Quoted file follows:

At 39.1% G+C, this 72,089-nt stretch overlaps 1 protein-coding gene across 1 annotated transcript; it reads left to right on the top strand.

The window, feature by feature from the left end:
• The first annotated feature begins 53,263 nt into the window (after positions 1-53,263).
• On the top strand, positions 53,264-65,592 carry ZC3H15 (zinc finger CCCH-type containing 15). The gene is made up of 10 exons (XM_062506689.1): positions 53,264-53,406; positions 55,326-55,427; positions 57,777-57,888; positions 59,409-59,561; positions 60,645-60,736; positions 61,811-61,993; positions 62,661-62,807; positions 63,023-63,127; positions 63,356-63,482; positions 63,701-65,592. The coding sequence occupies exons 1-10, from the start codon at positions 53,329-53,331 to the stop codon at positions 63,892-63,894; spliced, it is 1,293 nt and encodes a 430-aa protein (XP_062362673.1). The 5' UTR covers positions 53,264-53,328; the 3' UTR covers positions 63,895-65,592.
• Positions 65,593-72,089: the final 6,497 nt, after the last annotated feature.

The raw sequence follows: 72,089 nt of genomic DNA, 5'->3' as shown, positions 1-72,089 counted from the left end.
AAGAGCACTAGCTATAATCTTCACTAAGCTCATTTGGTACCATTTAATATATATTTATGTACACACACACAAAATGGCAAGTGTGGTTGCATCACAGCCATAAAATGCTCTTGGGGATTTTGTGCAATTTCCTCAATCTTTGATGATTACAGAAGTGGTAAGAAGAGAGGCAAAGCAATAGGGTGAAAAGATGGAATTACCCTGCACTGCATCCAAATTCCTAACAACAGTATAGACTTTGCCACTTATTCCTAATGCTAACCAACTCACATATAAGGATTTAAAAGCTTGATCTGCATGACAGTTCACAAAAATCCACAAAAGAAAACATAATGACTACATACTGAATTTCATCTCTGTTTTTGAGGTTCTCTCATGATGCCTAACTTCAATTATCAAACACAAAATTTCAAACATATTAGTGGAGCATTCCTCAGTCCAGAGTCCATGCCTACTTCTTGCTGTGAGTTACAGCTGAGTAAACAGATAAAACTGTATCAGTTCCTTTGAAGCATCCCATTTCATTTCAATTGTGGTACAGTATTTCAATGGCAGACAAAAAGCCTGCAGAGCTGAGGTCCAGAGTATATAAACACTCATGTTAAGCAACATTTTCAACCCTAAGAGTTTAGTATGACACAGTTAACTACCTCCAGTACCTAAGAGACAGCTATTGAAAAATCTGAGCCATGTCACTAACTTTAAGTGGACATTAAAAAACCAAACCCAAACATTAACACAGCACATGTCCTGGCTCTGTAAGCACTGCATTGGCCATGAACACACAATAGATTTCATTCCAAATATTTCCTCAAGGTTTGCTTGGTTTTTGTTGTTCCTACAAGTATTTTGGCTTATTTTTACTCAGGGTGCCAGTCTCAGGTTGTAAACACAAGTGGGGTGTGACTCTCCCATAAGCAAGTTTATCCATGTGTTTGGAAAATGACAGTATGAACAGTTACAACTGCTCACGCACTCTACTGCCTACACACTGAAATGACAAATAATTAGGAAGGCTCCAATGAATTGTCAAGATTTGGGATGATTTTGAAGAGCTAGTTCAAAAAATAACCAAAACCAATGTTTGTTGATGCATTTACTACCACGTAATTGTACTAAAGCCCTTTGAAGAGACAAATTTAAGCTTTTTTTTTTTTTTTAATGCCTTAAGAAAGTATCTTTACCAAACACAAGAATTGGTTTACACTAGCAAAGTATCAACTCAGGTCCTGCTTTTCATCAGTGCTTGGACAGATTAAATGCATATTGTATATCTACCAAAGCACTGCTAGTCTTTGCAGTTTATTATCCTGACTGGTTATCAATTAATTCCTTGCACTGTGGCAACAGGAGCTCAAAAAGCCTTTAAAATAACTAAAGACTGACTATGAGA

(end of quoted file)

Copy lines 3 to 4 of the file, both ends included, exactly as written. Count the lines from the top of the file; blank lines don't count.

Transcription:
• The first annotated feature begins 53,263 nt into the window (after positions 1-53,263).
• On the top strand, positions 53,264-65,592 carry ZC3H15 (zinc finger CCCH-type containing 15). The gene is made up of 10 exons (XM_062506689.1): positions 53,264-53,406; positions 55,326-55,427; positions 57,777-57,888; positions 59,409-59,561; positions 60,645-60,736; positions 61,811-61,993; positions 62,661-62,807; positions 63,023-63,127; positions 63,356-63,482; positions 63,701-65,592. The coding sequence occupies exons 1-10, from the start codon at positions 53,329-53,331 to the stop codon at positions 63,892-63,894; spliced, it is 1,293 nt and encodes a 430-aa protein (XP_062362673.1). The 5' UTR covers positions 53,264-53,328; the 3' UTR covers positions 63,895-65,592.